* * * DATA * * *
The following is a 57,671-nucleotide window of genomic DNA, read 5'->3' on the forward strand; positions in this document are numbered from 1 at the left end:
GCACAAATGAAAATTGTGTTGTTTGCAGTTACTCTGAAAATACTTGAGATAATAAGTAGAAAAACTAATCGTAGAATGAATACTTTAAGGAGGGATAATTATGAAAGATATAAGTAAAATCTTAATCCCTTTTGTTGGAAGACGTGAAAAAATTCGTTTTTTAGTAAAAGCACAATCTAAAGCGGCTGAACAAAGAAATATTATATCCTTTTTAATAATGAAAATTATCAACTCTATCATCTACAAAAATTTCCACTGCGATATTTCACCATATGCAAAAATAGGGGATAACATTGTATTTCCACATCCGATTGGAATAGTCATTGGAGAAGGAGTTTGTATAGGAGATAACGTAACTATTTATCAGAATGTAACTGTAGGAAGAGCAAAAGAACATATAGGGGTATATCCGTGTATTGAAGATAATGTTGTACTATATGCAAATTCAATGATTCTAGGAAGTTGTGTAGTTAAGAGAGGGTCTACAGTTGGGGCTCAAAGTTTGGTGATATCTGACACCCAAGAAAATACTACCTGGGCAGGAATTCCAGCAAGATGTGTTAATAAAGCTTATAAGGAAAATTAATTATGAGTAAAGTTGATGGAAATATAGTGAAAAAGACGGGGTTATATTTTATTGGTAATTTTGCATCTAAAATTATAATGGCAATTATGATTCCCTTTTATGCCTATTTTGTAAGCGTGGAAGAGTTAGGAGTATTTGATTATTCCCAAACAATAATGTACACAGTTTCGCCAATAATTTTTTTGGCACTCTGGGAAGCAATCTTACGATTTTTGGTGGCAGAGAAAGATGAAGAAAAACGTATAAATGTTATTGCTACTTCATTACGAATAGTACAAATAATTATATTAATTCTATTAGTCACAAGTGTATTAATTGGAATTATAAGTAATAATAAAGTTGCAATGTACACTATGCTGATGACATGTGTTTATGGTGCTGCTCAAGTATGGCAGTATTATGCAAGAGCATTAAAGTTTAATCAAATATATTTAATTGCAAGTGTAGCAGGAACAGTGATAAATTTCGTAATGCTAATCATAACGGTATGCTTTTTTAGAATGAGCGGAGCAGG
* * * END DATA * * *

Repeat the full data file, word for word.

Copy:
The following is a 57,671-nucleotide window of genomic DNA, read 5'->3' on the forward strand; positions in this document are numbered from 1 at the left end:
GCACAAATGAAAATTGTGTTGTTTGCAGTTACTCTGAAAATACTTGAGATAATAAGTAGAAAAACTAATCGTAGAATGAATACTTTAAGGAGGGATAATTATGAAAGATATAAGTAAAATCTTAATCCCTTTTGTTGGAAGACGTGAAAAAATTCGTTTTTTAGTAAAAGCACAATCTAAAGCGGCTGAACAAAGAAATATTATATCCTTTTTAATAATGAAAATTATCAACTCTATCATCTACAAAAATTTCCACTGCGATATTTCACCATATGCAAAAATAGGGGATAACATTGTATTTCCACATCCGATTGGAATAGTCATTGGAGAAGGAGTTTGTATAGGAGATAACGTAACTATTTATCAGAATGTAACTGTAGGAAGAGCAAAAGAACATATAGGGGTATATCCGTGTATTGAAGATAATGTTGTACTATATGCAAATTCAATGATTCTAGGAAGTTGTGTAGTTAAGAGAGGGTCTACAGTTGGGGCTCAAAGTTTGGTGATATCTGACACCCAAGAAAATACTACCTGGGCAGGAATTCCAGCAAGATGTGTTAATAAAGCTTATAAGGAAAATTAATTATGAGTAAAGTTGATGGAAATATAGTGAAAAAGACGGGGTTATATTTTATTGGTAATTTTGCATCTAAAATTATAATGGCAATTATGATTCCCTTTTATGCCTATTTTGTAAGCGTGGAAGAGTTAGGAGTATTTGATTATTCCCAAACAATAATGTACACAGTTTCGCCAATAATTTTTTTGGCACTCTGGGAAGCAATCTTACGATTTTTGGTGGCAGAGAAAGATGAAGAAAAACGTATAAATGTTATTGCTACTTCATTACGAATAGTACAAATAATTATATTAATTCTATTAGTCACAAGTGTATTAATTGGAATTATAAGTAATAATAAAGTTGCAATGTACACTATGCTGATGACATGTGTTTATGGTGCTGCTCAAGTATGGCAGTATTATGCAAGAGCATTAAAGTTTAATCAAATATATTTAATTGCAAGTGTAGCAGGAACAGTGATAAATTTCGTAATGCTAATCATAACGGTATGCTTTTTTAGAATGAGCGGAGCAGG